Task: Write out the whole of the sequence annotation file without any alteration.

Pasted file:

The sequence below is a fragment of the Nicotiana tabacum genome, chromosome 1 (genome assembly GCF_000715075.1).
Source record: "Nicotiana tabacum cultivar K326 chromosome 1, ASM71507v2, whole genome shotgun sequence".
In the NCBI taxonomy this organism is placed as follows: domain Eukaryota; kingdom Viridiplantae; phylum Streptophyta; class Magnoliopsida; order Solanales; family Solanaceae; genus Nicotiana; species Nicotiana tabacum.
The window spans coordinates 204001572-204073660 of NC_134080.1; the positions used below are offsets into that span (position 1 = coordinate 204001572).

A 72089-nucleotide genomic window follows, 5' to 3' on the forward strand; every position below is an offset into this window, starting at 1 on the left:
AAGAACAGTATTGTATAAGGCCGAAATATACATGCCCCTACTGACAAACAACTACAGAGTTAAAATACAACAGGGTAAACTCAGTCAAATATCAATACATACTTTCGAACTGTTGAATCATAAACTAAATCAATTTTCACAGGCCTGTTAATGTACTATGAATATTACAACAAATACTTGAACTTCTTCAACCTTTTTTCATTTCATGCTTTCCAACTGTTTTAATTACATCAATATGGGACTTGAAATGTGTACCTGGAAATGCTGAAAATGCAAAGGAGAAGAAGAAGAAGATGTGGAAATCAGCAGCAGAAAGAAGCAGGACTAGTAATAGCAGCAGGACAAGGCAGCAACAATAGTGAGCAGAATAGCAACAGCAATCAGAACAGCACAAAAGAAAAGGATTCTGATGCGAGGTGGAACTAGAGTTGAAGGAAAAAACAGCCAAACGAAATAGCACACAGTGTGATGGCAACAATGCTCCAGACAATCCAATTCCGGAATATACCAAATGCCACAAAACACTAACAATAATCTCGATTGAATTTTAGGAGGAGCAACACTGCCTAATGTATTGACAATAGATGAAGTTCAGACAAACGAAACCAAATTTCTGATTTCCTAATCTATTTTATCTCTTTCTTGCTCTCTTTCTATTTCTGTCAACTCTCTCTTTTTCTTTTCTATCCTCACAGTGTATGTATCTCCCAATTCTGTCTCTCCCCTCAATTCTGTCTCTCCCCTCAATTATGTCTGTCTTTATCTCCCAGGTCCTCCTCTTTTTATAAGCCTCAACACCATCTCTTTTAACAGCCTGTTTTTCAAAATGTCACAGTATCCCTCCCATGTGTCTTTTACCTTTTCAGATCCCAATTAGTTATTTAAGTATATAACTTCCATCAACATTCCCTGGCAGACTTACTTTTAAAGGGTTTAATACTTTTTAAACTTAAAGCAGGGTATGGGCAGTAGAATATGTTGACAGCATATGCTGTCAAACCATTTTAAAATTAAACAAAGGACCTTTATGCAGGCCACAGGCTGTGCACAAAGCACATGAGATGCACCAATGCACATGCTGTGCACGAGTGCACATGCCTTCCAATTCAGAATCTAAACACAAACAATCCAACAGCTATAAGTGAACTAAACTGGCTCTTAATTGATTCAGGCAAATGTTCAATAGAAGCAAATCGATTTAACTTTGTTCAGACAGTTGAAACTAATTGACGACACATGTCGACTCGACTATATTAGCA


The sequence below is a fragment of the Nicotiana tabacum genome, chromosome 1 (genome assembly GCF_000715075.1).
Source record: "Nicotiana tabacum cultivar K326 chromosome 1, ASM71507v2, whole genome shotgun sequence".
In the NCBI taxonomy this organism is placed as follows: domain Eukaryota; kingdom Viridiplantae; phylum Streptophyta; class Magnoliopsida; order Solanales; family Solanaceae; genus Nicotiana; species Nicotiana tabacum.
The window spans coordinates 204001572-204073660 of NC_134080.1; the positions used below are offsets into that span (position 1 = coordinate 204001572).

A 72089-nucleotide genomic window follows, 5' to 3' on the forward strand; every position below is an offset into this window, starting at 1 on the left:
AAGAACAGTATTGTATAAGGCCGAAATATACATGCCCCTACTGACAAACAACTACAGAGTTAAAATACAACAGGGTAAACTCAGTCAAATATCAATACATACTTTCGAACTGTTGAATCATAAACTAAATCAATTTTCACAGGCCTGTTAATGTACTATGAATATTACAACAAATACTTGAACTTCTTCAACCTTTTTTCATTTCATGCTTTCCAACTGTTTTAATTACATCAATATGGGACTTGAAATGTGTACCTGGAAATGCTGAAAATGCAAAGGAGAAGAAGAAGAAGATGTGGAAATCAGCAGCAGAAAGAAGCAGGACTAGTAATAGCAGCAGGACAAGGCAGCAACAATAGTGAGCAGAATAGCAACAGCAATCAGAACAGCACAAAAGAAAAGGATTCTGATGCGAGGTGGAACTAGAGTTGAAGGAAAAAACAGCCAAACGAAATAGCACACAGTGTGATGGCAACAATGCTCCAGACAATCCAATTCCGGAATATACCAAATGCCACAAAACACTAACAATAATCTCGATTGAATTTTAGGAGGAGCAACACTGCCTAATGTATTGACAATAGATGAAGTTCAGACAAACGAAACCAAATTTCTGATTTCCTAATCTATTTTATCTCTTTCTTGCTCTCTTTCTATTTCTGTCAACTCTCTCTTTTTCTTTTCTATCCTCACAGTGTATGTATCTCCCAATTCTGTCTCTCCCCTCAATTCTGTCTCTCCCCTCAATTATGTCTGTCTTTATCTCCCAGGTCCTCCTCTTTTTATAAGCCTCAACACCATCTCTTTTAACAGCCTGTTTTTCAAAATGTCACAGTATCCCTCCCATGTGTCTTTTACCTTTTCAGATCCCAATTAGTTATTTAAGTATATAACTTCCATCAACATTCCCTGGCAGACTTACTTTTAAAGGGTTTAATACTTTTTAAACTTAAAGCAGGGTATGGGCAGTAGAATATGTTGACAGCATATGCTGTCAAACCATTTTAAAATTAAACAAAGGACCTTTATGCAGGCCACAGGCTGTGCACAAAGCACATGAGATGCACCAATGCACATGCTGTGCACGAGTGCACATGCCTTCCAATTCAGAATCTAAACACAAACAATCCAACAGCTATAAGTGAACTAAACTGGCTCTTAATTGATTCAGGCAAATGTTCAATAGAAGCAAATCGATTTAACTTTGTTCAGACAGTTGAAACTAATTGACGACACATGTCGACTCGACTATATTAGCA